While Wolfgang Munchau’s latest comment for the Financial Times, “An L of a recession – reform is the way out,” fell short of being apocalyptic, it was the gloomiest piece I can recall coming from him. Munchau argues that the world is going into what is politely referred to as an L shaped recession, but he sees it as a full blown, Japan style recession. Why? Because governments lack the will to take the painful steps necessary to forestall even more painful outcomes.
The big items he points to are: reluctance to reform the financial sector, major economies clinging to national strategies that no longer work, and in particular, exporters unwilling to spend short term and reorient longer term to stimulate enough demand internally.
From the Financial Times:
The US is dragging its feet over the financial sector. The European Union is doing the same, as well as failing to adopt policies that could shield it from an increasingly probable speculative attack. And judging by the state of preparations, the forthcoming Group of 20 summit is going to be a disaster.
So it looks like it is going to be an L – not a V or a U. I mean an L-shaped recession, one that starts with a steep decline, followed by very low growth for many years… This looks like Japan all over. Without financial restructuring, the economy is not going to recover. And Japan was lucky. It was surrounded by a booming global economy.
The best way to fight such a disaster is to restructure the banking system and provide short-term economic stimulus through monetary and fiscal policy. …the current stimulus package is woefully inadequate. In other words: we are looking at an L.
An L-shaped recession will make the adjustment of balance sheets even more painful. Unemployment will continue to rise. House prices will keep on falling. US consumers and banks will spend the next five or more years deleveraging, getting their respective balance sheets back in order. In that period, the US current-account deficit will fall sharply, as will that of the UK, Spain and several central and eastern European countries. This process can take a long time, and in an L-shaped recession it takes longer.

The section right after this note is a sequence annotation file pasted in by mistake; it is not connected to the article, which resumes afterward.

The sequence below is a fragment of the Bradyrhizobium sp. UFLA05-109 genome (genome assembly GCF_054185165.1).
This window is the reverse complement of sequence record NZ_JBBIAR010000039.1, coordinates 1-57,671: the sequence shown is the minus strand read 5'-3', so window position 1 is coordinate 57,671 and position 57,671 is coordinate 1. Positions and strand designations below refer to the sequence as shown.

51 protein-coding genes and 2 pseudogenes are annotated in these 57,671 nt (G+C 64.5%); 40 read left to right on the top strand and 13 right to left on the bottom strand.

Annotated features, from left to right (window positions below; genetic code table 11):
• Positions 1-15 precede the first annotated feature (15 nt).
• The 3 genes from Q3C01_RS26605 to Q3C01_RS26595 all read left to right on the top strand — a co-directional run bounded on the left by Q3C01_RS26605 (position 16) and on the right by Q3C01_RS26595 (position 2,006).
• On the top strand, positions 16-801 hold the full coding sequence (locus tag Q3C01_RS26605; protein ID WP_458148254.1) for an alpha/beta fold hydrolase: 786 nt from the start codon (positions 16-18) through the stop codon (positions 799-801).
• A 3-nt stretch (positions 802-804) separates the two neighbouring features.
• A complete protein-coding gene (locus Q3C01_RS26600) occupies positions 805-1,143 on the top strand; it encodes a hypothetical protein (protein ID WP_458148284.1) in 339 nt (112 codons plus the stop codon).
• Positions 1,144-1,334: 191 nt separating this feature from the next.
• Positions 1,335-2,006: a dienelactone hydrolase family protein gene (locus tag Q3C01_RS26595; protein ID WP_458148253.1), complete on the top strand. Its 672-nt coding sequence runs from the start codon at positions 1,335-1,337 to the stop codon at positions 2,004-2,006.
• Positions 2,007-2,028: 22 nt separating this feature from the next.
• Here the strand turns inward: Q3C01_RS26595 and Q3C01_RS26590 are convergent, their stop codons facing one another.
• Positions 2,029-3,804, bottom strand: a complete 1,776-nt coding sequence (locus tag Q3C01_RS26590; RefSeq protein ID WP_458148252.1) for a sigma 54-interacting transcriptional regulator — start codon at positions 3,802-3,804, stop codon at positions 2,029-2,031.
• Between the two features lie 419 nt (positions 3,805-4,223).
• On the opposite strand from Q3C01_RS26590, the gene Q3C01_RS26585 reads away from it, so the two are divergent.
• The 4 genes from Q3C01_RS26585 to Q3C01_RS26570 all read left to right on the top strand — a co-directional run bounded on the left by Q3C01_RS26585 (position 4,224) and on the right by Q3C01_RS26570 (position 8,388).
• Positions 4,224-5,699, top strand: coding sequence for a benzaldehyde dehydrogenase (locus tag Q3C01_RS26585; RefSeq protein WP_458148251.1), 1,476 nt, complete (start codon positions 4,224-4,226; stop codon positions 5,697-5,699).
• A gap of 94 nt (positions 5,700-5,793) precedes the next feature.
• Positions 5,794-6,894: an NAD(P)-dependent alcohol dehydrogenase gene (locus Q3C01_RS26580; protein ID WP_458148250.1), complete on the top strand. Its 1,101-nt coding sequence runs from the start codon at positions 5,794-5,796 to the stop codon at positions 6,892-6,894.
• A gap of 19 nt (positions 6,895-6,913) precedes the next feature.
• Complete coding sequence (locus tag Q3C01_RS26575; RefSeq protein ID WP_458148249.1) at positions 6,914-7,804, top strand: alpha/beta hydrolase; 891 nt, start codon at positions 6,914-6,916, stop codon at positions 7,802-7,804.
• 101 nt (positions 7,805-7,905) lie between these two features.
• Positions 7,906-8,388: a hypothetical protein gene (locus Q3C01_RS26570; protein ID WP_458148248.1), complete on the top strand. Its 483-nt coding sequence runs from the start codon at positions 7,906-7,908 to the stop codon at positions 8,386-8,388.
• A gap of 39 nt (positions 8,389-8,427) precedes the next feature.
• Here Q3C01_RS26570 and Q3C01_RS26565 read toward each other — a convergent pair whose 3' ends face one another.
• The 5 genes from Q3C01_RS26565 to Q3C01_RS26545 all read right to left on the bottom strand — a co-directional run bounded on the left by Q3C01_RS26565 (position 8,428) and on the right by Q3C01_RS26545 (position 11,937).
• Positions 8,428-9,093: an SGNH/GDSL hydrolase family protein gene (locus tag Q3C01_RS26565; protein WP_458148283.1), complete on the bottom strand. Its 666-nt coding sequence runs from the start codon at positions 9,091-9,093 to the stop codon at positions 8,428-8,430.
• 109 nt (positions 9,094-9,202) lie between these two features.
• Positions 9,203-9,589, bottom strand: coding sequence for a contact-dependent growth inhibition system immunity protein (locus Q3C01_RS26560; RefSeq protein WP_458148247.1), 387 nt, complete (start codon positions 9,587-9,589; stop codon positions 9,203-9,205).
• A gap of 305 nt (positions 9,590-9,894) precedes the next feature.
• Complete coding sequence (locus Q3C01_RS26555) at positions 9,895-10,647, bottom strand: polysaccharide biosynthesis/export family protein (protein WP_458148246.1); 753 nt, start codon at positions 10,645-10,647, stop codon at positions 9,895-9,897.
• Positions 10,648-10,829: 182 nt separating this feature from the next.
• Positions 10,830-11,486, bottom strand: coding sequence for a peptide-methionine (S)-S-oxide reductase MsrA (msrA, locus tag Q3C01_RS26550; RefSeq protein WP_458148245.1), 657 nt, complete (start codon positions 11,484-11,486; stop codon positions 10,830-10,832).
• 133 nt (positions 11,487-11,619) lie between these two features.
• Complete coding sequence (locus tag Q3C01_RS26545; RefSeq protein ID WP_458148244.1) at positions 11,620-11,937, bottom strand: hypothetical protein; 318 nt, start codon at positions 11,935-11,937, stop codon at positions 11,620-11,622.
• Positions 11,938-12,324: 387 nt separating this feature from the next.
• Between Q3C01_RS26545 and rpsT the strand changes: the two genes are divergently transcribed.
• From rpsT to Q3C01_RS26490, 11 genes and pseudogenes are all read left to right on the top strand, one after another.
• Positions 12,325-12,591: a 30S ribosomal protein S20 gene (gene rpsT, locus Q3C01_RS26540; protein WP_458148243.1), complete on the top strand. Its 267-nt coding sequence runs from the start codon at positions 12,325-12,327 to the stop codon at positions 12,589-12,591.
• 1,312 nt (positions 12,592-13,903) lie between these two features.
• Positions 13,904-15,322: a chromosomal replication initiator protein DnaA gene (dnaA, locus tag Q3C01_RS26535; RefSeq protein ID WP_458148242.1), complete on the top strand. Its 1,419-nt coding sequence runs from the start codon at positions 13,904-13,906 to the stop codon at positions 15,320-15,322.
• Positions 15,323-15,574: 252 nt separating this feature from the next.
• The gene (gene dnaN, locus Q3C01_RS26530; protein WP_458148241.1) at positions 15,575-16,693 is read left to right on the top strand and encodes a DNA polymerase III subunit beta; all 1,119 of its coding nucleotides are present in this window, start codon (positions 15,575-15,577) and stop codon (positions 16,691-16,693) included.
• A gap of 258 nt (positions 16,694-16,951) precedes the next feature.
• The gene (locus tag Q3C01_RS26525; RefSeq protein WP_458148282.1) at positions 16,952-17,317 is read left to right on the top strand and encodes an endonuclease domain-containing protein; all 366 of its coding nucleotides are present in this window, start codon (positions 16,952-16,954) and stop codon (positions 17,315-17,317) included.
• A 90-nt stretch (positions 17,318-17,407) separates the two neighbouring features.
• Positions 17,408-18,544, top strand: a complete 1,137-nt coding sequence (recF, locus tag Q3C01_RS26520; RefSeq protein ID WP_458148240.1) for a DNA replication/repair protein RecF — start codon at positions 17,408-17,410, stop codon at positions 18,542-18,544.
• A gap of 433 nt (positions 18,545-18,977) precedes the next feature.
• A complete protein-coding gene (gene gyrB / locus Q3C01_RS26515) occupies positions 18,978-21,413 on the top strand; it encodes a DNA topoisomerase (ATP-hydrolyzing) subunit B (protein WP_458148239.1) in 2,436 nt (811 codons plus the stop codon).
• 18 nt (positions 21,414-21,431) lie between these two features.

But the effect is also brutal on the rest of the world. The fall in current-account deficits will be partially compensated for by lower surpluses from oil and gas exporters, such as Middle Eastern countries and Russia. But the bulk of the adjustment would be borne by the world’s largest exporters: Germany, China and Japan….
If we had a simple U-shaped recession, we would still have a painful recession in Germany and Japan, for example. But under a U-shaped scenario, both countries would be among the first to benefit from the recovery.
In an L-shaped recession, however, recession gives way to depression, despite the fact that both countries thought they had done their “homework”. If nobody can afford to run a large deficit for a long time – which is what an L recession effectively implies – the economic models of Germany and Japan will no longer work. Germany had a current-account surplus of more than 7 per cent last year. It is the world’s largest exporter. Exports constitute about 41 per cent of national gross domestic product – an extraordinary number, given the size of the country.
So what should these countries do? The right policy response would be to reduce the dependency on exports and undertake structural reforms that facilitate the shift towards non-tradable goods…
Unfortunately, the opposite is happening. Germany is clinging to its export model like a drug addict. An example is the debate about the future of Opel, the European car manufacturing subsidiary of General Motors. Opel is unlikely to survive without help from the government. The proponents of a state bail-out of Opel argue that the company is systemically relevant. This argument is obviously wrong. There can be systemically relevant banks, but there can be no systemically relevant carmakers. But the answer is also revealing. What it means is that Opel is systemically relevant for the country’s export-oriented model. The bail-out adherents are clinging to an industrial structure that has no hope of survival in an L-shaped world…
We are nowhere near a solution to the crisis. After committing errors of omission, global leaders are now producing errors of commission. The Americans dream about a return to a world of credit finance consumption while the Germans dream about assembly lines. In an L-shaped world, these are nightmares.
OT, but super cool stuff:
The World According to Brooksley Born
Less than six months after she became the seventh Chairperson of the Commodity Futures Trading Commission, Brooksley Born discovered that a number of powerful congressmen wanted to dramatically limit her power to regulate the futures markets. The most controversial aspect of the new legislation sponsored by Senator Richard Lugar and others-and supported by the Chicago exchanges-is a proposal that would allow the exchanges to create “professional markets” that would be free of federal regulation…. great stuff!